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This Week in PLOS

A PLOS One study by Norwegian researchers suggests metabolomic markers in blood and urine samples from pregnant women can help in predicting preeclampsia risk. Using a magnetic resonance-based metabolomics profiling approach, the team tested blood and urine samples from 10 pregnant women with preeclampsia, 10 unaffected pregnancies, and 10 age-matched women who were not pregnant.

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Wired reports on how genetic genealogy's use in forensics has exploded in the year since an arrest in the Golden State Killer case was made.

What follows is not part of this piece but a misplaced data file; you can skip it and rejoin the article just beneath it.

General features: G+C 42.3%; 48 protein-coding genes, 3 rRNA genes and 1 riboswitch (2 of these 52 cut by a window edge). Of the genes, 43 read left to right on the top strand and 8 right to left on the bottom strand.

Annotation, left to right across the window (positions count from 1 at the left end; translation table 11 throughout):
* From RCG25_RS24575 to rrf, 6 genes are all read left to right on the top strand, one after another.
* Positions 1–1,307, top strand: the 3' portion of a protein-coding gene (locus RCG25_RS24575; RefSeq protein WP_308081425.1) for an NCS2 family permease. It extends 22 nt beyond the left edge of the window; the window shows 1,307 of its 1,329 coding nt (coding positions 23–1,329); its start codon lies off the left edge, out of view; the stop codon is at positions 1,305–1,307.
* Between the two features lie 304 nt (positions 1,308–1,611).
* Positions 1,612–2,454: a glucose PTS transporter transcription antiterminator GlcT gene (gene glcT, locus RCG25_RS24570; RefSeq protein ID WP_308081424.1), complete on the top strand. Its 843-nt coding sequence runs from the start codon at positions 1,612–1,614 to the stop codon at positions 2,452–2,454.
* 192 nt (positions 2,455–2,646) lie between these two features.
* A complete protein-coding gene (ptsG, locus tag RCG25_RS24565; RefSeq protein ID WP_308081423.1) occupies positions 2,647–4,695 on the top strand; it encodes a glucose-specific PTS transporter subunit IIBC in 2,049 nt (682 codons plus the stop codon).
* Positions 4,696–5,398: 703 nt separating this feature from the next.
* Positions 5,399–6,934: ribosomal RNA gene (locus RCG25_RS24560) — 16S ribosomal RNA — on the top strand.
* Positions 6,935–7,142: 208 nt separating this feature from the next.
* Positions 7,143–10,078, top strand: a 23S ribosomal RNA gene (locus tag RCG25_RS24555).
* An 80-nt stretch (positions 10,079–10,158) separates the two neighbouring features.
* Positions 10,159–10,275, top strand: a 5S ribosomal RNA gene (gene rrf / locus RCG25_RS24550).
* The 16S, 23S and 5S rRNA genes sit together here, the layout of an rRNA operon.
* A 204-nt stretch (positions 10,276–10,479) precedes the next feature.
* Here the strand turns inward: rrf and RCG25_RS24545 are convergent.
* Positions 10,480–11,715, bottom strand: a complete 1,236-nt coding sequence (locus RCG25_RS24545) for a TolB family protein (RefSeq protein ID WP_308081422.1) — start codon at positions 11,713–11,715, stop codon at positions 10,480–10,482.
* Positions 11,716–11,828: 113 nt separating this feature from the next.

Retraction Watch reports that the increase in retracted papers at a journal is due to more resources there to tackle publication ethics.

New York City has settled with a forensic scientist who was fired after questioning a DNA testing approach used by the medical examiner's office, the New York Times reports.

In Nature this week: technique for measuring replication fork movement, WINTHER trial results, and more.